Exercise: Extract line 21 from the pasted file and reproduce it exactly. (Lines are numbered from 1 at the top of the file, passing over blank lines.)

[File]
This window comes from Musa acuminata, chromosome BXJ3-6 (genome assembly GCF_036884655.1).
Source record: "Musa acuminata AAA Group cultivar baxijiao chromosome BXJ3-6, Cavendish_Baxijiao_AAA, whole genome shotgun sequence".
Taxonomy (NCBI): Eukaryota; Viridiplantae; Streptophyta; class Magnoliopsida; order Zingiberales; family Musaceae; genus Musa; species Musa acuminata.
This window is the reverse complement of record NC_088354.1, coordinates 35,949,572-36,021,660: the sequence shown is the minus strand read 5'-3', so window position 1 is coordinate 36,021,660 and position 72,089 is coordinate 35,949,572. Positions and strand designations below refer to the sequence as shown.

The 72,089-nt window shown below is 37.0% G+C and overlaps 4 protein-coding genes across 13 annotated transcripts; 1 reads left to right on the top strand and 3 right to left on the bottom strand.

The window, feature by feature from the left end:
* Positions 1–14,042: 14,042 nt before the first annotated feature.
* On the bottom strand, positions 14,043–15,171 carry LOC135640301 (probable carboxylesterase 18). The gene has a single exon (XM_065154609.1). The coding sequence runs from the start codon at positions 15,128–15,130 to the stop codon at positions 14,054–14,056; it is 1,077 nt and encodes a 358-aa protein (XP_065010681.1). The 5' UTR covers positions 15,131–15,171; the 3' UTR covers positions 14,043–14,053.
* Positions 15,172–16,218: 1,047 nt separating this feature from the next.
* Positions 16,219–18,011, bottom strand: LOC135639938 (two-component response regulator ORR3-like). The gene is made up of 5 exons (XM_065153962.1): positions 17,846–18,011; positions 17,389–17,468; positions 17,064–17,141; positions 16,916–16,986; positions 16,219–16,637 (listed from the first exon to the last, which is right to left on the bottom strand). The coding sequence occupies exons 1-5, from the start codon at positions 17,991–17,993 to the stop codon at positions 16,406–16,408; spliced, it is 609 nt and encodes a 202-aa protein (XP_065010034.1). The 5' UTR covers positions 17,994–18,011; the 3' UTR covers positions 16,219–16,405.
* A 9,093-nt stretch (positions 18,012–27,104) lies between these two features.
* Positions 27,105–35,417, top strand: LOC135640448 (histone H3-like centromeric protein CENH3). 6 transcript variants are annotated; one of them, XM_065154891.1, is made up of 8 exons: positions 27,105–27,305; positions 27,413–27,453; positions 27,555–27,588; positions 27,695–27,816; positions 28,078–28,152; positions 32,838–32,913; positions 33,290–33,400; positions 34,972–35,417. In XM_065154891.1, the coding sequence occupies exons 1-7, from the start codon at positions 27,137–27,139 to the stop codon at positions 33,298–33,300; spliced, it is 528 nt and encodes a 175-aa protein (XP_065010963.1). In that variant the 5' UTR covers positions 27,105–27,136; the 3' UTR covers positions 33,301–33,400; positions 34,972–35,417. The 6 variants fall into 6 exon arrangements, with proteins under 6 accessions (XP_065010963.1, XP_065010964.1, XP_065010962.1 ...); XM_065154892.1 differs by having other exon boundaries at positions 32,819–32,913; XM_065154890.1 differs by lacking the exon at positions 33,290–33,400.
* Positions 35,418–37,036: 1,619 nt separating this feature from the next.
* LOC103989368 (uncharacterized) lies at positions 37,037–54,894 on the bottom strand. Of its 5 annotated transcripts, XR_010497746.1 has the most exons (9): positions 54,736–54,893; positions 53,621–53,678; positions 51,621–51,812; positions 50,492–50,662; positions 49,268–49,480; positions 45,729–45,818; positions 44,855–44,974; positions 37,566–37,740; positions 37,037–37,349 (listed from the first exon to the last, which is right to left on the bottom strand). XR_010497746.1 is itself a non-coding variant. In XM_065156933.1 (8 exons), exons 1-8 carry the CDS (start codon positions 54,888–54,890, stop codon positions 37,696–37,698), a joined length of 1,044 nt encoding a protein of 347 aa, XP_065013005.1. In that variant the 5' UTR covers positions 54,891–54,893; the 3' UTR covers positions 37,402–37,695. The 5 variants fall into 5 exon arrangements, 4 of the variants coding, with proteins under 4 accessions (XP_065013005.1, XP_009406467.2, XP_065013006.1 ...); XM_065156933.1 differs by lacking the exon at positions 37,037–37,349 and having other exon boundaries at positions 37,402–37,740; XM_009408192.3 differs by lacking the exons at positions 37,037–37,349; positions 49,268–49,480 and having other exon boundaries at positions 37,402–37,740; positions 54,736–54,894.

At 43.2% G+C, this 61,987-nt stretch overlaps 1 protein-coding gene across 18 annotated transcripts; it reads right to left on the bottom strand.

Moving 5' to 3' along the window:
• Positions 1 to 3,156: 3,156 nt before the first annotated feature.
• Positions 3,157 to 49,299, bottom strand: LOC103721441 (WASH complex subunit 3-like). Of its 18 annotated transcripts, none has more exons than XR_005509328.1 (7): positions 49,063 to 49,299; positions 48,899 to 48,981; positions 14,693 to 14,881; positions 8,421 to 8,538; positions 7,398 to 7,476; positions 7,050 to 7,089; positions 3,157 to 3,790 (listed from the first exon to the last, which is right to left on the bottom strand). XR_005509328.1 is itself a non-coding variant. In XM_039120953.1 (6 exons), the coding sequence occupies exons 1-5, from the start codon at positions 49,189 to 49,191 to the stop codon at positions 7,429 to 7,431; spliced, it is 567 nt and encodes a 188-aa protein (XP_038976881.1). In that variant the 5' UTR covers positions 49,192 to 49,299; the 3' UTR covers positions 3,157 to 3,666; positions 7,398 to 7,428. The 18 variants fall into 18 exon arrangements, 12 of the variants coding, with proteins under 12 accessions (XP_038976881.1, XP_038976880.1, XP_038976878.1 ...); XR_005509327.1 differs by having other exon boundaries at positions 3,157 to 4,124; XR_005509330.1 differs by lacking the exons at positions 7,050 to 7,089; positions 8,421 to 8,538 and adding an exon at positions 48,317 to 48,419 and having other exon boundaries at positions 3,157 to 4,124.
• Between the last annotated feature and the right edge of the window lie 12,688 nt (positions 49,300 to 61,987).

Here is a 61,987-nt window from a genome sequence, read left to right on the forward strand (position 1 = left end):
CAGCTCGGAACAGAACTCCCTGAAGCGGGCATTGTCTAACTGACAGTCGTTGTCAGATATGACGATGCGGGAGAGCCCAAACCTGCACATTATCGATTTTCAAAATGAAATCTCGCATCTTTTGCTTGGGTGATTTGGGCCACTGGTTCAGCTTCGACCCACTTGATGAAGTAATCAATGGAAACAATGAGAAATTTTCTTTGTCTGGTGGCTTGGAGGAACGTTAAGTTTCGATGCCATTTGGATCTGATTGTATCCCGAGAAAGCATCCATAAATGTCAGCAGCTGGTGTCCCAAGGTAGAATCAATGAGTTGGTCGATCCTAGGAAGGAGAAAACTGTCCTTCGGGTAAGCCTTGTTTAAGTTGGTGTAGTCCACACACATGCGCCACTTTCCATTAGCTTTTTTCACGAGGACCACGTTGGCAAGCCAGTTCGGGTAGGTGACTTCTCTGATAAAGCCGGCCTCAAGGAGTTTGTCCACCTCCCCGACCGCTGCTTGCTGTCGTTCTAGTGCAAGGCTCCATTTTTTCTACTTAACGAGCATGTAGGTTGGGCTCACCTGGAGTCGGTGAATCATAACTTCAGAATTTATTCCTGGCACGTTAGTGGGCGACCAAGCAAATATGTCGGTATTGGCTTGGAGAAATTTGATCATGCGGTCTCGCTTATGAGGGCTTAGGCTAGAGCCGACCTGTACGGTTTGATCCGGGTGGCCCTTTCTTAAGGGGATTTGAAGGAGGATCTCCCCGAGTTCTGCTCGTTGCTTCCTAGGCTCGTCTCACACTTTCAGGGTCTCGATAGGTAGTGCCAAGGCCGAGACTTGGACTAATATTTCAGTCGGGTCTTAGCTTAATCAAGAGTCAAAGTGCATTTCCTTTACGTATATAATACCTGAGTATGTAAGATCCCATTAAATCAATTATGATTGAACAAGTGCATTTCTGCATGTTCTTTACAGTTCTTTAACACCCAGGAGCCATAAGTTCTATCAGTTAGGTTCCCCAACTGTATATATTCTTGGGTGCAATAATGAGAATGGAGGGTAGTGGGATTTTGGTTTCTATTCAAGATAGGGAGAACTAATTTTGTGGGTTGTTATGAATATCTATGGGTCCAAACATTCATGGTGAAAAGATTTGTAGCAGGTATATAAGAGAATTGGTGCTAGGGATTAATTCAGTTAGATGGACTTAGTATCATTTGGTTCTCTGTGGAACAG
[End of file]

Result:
CAGCTCGGAACAGAACTCCCTGAAGCGGGCATTGTCTAACTGACAGTCGTTGTCAGATATGACGATGCGGGAGAGCCCAAACCTGCACATTATCGATTTTCAAAATGAAATCTCGCATCTTTTGCTTGGGTGATTTGGGCCACTGGTTCAGCTTCGACCCACTTGATGAAGTAATCAATGGAAACAATGAGAAATTTTCTTTGTCTGGTGGCTTGGAGGAACGTTAAGTTTCGATGCCATTTGGATCTGATTGTATCCCGAGAAAGCATCCATAAATGTCAGCAGCTGGTGTCCCAAGGTAGAATCAATGAGTTGGTCGATCCTAGGAAGGAGAAAACTGTCCTTCGGGTAAGCCTTGTTTAAGTTGGTGTAGTCCACACACATGCGCCACTTTCCATTAGCTTTTTTCACGAGGACCACGTTGGCAAGCCAGTTCGGGTAGGTGACTTCTCTGATAAAGCCGGCCTCAAGGAGTTTGTCCACCTCCCCGACCGCTGCTTGCTGTCGTTCTAGTGCAAGGCTCCATTTTTTCTACTTAACGAGCATGTAGGTTGGGCTCACCTGGAGTCGGTGAATCATAACTTCAGAATTTATTCCTGGCACGTTAGTGGGCGACCAAGCAAATATGTCGGTATTGGCTTGGAGAAATTTGATCATGCGGTCTCGCTTATGAGGGCTTAGGCTAGAGCCGACCTGTACGGTTTGATCCGGGTGGCCCTTTCTTAAGGGGATTTGAAGGAGGATCTCCCCGAGTTCTGCTCGTTGCTTCCTAGGCTCGTCTCACACTTTCAGGGTCTCGATAGGTAGTGCCAAGGCCGAGACTTGGACTAATATTTCAGTCGGGTCTTAGCTTAATCAAGAGTCAAAGTGCATTTCCTTTACGTATATAATACCTGAGTATGTAAGATCCCATTAAATCAATTATGATTGAACAAGTGCATTTCTGCATGTTCTTTACAGTTCTTTAACACCCAGGAGCCATAAGTTCTATCAGTTAGGTTCCCCAACTGTATATATTCTTGGGTGCAATAATGAGAATGGAGGGTAGTGGGATTTTGGTTTCTATTCAAGATAGGGAGAACTAATTTTGTGGGTTGTTATGAATATCTATGGGTCCAAACATTCATGGTGAAAAGATTTGTAGCAGGTATATAAGAGAATTGGTGCTAGGGATTAATTCAGTTAGATGGACTTAGTATCATTTGGTTCTCTGTGGAACAG